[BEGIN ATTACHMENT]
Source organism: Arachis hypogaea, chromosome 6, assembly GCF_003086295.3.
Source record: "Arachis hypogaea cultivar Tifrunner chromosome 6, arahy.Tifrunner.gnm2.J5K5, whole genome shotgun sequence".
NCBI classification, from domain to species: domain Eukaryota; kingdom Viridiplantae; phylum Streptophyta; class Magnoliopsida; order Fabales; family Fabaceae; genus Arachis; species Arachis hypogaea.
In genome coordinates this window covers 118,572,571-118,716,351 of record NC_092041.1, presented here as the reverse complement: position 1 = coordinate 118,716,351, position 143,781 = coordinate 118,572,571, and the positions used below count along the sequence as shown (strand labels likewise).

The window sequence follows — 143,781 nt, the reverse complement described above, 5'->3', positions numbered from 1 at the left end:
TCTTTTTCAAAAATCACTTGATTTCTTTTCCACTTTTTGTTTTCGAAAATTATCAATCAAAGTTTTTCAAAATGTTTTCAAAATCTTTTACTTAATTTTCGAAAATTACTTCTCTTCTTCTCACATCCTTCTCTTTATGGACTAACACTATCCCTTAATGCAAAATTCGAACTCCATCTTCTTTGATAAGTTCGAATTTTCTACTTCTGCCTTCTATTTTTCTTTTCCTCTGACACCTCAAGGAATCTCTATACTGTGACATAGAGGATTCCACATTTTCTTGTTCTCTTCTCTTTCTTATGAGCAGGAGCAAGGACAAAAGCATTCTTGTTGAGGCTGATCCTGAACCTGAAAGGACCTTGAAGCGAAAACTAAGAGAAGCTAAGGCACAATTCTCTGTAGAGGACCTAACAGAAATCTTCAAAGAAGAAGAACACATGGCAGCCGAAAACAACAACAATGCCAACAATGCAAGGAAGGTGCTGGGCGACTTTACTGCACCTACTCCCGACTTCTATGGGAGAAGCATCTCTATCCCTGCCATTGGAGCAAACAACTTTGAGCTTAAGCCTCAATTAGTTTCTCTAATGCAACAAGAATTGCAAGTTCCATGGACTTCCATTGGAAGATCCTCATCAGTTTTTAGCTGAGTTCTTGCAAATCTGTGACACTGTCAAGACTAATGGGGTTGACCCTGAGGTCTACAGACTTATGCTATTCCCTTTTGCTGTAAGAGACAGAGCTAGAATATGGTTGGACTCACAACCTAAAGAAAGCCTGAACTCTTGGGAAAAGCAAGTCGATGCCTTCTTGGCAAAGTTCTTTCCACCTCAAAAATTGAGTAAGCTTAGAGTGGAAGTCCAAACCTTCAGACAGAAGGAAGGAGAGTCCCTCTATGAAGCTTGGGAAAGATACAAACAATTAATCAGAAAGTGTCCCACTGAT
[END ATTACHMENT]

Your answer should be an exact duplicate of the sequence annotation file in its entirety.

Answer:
Source organism: Arachis hypogaea, chromosome 6, assembly GCF_003086295.3.
Source record: "Arachis hypogaea cultivar Tifrunner chromosome 6, arahy.Tifrunner.gnm2.J5K5, whole genome shotgun sequence".
NCBI classification, from domain to species: domain Eukaryota; kingdom Viridiplantae; phylum Streptophyta; class Magnoliopsida; order Fabales; family Fabaceae; genus Arachis; species Arachis hypogaea.
In genome coordinates this window covers 118,572,571-118,716,351 of record NC_092041.1, presented here as the reverse complement: position 1 = coordinate 118,716,351, position 143,781 = coordinate 118,572,571, and the positions used below count along the sequence as shown (strand labels likewise).

The window sequence follows — 143,781 nt, the reverse complement described above, 5'->3', positions numbered from 1 at the left end:
TCTTTTTCAAAAATCACTTGATTTCTTTTCCACTTTTTGTTTTCGAAAATTATCAATCAAAGTTTTTCAAAATGTTTTCAAAATCTTTTACTTAATTTTCGAAAATTACTTCTCTTCTTCTCACATCCTTCTCTTTATGGACTAACACTATCCCTTAATGCAAAATTCGAACTCCATCTTCTTTGATAAGTTCGAATTTTCTACTTCTGCCTTCTATTTTTCTTTTCCTCTGACACCTCAAGGAATCTCTATACTGTGACATAGAGGATTCCACATTTTCTTGTTCTCTTCTCTTTCTTATGAGCAGGAGCAAGGACAAAAGCATTCTTGTTGAGGCTGATCCTGAACCTGAAAGGACCTTGAAGCGAAAACTAAGAGAAGCTAAGGCACAATTCTCTGTAGAGGACCTAACAGAAATCTTCAAAGAAGAAGAACACATGGCAGCCGAAAACAACAACAATGCCAACAATGCAAGGAAGGTGCTGGGCGACTTTACTGCACCTACTCCCGACTTCTATGGGAGAAGCATCTCTATCCCTGCCATTGGAGCAAACAACTTTGAGCTTAAGCCTCAATTAGTTTCTCTAATGCAACAAGAATTGCAAGTTCCATGGACTTCCATTGGAAGATCCTCATCAGTTTTTAGCTGAGTTCTTGCAAATCTGTGACACTGTCAAGACTAATGGGGTTGACCCTGAGGTCTACAGACTTATGCTATTCCCTTTTGCTGTAAGAGACAGAGCTAGAATATGGTTGGACTCACAACCTAAAGAAAGCCTGAACTCTTGGGAAAAGCAAGTCGATGCCTTCTTGGCAAAGTTCTTTCCACCTCAAAAATTGAGTAAGCTTAGAGTGGAAGTCCAAACCTTCAGACAGAAGGAAGGAGAGTCCCTCTATGAAGCTTGGGAAAGATACAAACAATTAATCAGAAAGTGTCCCACTGAT